The Workplace Series | This Wasn’t in my Job Description


The Workplace Series | This Wasn’t in my Job Description

One of the biggest changes that came from the COVID-19 pandemic was how and where people worked. It of course impacted people and businesses on an employee level, but the changes have also had an impact on entire industries. One of those industries is corporate real estate. 

As we move forward from the pandemic, corporations are embracing a new workplace model – the hybrid workforce. Gone are the days when everyone is in the office five days a week. The vast majority of corporate occupiers are reimagining how and what work is done in the office and that is surely going to have a ripple effect throughout the commercial real estate industry. 

The Great Divide: Remote vs In-Office Activities

It’s clear that today more work is being done remotely compared to pre-pandemic. However, that doesn’t mean every task is handled virtually. What we’re finding is a clear delineation is forming between what happens in the office and what happens for remote workers.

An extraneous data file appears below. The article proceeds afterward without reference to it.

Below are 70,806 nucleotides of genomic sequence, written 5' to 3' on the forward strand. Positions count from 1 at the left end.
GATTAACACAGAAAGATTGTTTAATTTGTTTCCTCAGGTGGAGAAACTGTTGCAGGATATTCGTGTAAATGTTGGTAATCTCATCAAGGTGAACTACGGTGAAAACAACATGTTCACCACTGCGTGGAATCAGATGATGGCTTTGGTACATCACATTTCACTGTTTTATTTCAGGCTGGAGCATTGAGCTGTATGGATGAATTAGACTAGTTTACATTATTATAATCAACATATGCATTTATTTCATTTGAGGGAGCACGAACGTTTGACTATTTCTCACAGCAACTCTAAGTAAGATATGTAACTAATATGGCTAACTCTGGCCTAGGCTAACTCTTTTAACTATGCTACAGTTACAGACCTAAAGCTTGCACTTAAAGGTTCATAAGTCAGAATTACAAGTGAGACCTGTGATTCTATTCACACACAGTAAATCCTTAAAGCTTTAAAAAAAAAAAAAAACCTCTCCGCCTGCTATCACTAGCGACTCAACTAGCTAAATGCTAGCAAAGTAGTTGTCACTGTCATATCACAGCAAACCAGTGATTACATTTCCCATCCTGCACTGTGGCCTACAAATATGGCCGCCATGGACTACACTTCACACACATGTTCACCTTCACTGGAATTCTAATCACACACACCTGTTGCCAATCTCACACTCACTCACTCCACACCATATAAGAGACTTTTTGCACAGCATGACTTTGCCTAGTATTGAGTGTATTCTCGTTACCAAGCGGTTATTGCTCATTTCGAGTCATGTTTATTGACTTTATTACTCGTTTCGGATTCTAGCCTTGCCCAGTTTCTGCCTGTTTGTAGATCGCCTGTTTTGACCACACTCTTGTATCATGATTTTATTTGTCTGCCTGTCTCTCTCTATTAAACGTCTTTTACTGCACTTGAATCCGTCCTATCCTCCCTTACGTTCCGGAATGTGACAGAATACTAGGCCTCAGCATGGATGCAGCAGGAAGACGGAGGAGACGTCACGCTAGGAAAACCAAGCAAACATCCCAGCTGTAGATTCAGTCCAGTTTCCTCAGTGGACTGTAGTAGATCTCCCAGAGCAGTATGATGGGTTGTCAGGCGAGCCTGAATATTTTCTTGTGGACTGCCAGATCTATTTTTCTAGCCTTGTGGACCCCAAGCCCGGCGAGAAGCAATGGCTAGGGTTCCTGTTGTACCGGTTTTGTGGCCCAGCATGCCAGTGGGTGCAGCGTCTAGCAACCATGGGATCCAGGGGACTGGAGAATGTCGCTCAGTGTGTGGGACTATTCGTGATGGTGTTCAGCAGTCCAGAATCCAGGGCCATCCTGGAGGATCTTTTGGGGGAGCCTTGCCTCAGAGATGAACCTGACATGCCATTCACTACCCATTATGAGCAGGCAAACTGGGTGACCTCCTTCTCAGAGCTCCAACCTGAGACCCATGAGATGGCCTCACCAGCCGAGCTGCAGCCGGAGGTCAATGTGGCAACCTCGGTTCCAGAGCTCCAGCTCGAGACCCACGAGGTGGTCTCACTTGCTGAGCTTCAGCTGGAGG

Many companies are finding that some aspects of the job are just better suited for in-office. For example, the top activities that will still happen onsite include:

  • Interviewing
  • Onboarding
  • Team Building
  • Evaluations
  • Individual and Group Training

In general, tasks that involve talent management, business development, and creative collaboration are still happening in-person. 

But for many businesses, the bulk of the daily work is execution tasks. These are the tasks that workers are performing remotely. Execution tasks are typically more automated and clearly defined tasks that people do on a regular basis. One of the most basic examples of an execution task and the employee experience is reading and responding to emails. It doesn’t take oversight or collaboration, there’s a clearly defined way of completing the task and it’s done the same way no matter where you’re working.

During RefineRE’s webinar Back to Anywhere, Ben Wright of SquareFoot shared some eye-opening statistics on what job tasks businesses plan to keep in-house versus the hybrid work model. According to a ULI survey of real estate executives:

76% say talent and strategic management tasks will happen in-office.

78% say executive tasks will be done online.